Lastly, I would like to congratulate Jesse Washington and Madelyn Moore for their performances in Puerto Rico. Both athletes have been on a different journey over the past year and have been impacted in different ways by the pandemic, which has affected us all. With practices cancelled, gyms and pools closed, and most international Olympic qualifying meets cancelled, these two continued to persevere.

The complete disappointment that they felt on June 21 that internationally they were supported and invited, but the BOA felt differently. Even though it weighed heavy on them throughout the week, they showed their strength with their performance. The theme for this year for Bermuda is resilience and I was proud of the resilience of these two young Bermudians.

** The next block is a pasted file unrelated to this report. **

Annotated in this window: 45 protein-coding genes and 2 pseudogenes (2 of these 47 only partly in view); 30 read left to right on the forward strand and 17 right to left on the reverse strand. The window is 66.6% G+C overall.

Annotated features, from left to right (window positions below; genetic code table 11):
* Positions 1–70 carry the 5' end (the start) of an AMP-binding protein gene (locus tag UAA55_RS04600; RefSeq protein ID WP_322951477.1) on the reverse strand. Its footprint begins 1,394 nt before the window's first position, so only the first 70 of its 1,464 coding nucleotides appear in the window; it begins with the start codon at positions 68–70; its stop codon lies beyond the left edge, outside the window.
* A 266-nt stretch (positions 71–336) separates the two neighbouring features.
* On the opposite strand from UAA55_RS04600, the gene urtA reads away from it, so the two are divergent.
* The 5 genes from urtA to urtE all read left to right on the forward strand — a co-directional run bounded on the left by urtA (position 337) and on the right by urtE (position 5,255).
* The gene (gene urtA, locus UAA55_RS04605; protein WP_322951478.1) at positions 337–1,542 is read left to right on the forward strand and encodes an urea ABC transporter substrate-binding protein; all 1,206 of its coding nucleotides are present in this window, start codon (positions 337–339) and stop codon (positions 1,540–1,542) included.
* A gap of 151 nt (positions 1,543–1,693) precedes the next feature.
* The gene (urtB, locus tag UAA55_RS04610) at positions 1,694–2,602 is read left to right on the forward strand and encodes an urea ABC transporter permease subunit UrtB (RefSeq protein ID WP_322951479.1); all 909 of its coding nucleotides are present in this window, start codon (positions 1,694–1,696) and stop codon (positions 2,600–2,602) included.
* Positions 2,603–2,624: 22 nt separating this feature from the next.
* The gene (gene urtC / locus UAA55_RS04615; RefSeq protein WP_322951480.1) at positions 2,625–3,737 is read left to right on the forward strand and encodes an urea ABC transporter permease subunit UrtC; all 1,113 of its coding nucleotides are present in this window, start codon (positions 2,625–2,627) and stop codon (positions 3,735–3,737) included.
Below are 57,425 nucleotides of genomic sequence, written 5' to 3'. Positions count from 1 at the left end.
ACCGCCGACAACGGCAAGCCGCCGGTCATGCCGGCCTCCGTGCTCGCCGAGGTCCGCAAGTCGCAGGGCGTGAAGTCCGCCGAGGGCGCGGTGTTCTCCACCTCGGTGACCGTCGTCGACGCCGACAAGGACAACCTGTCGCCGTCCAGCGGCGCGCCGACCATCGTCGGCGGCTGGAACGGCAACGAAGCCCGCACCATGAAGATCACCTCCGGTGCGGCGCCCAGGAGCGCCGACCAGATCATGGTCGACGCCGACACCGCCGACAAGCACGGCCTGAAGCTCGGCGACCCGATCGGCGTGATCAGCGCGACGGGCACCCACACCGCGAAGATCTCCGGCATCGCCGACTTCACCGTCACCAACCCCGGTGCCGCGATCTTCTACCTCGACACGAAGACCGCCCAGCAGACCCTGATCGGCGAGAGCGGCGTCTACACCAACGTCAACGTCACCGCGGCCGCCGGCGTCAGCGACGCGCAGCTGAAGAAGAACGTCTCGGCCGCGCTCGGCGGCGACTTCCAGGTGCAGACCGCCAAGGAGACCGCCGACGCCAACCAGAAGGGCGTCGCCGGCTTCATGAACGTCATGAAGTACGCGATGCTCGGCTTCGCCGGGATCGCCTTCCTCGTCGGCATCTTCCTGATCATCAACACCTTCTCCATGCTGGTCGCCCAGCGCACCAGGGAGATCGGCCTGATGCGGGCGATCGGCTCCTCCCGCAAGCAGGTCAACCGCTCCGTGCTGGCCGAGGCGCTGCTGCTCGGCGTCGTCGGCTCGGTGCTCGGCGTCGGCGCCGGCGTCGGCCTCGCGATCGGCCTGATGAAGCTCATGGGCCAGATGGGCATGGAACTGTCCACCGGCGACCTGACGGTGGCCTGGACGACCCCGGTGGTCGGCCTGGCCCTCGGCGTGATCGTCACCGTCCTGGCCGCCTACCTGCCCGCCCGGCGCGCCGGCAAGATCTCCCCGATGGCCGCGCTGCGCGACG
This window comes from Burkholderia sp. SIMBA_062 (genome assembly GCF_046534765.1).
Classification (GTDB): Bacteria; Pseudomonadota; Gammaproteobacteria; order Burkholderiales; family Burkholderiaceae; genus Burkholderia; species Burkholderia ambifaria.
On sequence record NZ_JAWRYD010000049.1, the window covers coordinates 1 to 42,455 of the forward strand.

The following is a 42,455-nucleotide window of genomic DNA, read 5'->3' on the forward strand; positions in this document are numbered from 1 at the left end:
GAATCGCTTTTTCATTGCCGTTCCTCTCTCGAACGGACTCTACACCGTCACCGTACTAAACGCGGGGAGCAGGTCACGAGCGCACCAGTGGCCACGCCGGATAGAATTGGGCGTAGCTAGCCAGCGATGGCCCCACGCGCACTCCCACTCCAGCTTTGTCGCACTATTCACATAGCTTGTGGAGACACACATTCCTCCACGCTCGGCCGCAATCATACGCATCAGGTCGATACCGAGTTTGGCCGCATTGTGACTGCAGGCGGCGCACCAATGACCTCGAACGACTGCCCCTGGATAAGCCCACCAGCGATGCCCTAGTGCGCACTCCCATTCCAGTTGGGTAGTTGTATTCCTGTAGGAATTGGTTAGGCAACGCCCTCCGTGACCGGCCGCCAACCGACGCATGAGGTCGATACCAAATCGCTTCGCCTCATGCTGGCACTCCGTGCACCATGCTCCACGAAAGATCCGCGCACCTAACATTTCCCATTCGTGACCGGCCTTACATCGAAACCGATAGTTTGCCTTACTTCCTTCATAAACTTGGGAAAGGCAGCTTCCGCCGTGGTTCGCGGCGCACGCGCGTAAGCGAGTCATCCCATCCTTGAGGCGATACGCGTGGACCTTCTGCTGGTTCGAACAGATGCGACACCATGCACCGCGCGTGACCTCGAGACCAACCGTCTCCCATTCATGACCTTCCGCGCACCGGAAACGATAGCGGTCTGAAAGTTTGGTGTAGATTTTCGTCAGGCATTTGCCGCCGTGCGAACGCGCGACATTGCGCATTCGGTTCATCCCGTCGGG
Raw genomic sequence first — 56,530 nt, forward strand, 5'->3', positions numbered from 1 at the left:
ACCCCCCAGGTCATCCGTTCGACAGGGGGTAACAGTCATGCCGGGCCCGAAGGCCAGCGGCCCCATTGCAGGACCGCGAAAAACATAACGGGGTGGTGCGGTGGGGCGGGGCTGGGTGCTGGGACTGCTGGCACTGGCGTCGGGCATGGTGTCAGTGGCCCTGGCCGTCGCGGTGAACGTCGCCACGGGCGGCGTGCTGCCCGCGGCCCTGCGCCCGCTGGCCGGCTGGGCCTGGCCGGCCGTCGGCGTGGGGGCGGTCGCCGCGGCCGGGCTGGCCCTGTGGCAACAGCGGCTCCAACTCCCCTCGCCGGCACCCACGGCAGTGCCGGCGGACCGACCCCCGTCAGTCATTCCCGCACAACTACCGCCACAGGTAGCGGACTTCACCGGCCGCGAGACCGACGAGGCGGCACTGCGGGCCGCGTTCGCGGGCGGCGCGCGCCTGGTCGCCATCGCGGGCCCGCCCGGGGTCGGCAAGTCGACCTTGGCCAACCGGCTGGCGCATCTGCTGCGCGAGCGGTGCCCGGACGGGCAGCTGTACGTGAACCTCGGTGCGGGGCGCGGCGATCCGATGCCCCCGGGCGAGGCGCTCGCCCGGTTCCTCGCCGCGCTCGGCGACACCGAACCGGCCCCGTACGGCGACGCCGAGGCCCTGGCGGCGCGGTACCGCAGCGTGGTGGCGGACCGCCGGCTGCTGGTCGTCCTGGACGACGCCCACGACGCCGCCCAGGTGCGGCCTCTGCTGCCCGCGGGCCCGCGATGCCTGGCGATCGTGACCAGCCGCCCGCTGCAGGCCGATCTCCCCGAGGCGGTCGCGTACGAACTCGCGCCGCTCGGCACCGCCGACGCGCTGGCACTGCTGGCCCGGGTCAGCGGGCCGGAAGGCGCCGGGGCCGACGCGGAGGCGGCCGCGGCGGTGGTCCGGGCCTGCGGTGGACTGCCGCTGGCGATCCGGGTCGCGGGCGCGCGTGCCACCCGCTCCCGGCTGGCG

They continue to prove that they can be role models for Bermuda in the same way that they are respected in our region, which will be represented by all of their competitors while Bermuda will not be represented at all. When the Tokyo Games happen, the opening ceremonies for Bermuda will be represented most likely by administrators because we have only two athletes to attend.

Is this the success of the BOA practice implemented from 2016 that Bermuda will be represented by fewer athletes? Will those athletes travel on lowest economy fares while administrators travel business class, which is the normal practice?

If we truly want to do what is in the best interest of our athletes, we need to start to put the athletes first in our decision-making. Closing doors in the face of athletes that have been opened by international federations benefits only those that the door closes behind.

Let’s hope that the BOA reconsiders letting our athletes compete for Bermuda at the Tokyo Olympic Games.


Ben Smith is writing in his capacity as the national swim coach of Bermuda

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Published July 02, 2021 at 8:00 am (Updated July 01, 2021 at 3:25 pm)

Not giving up on our athletes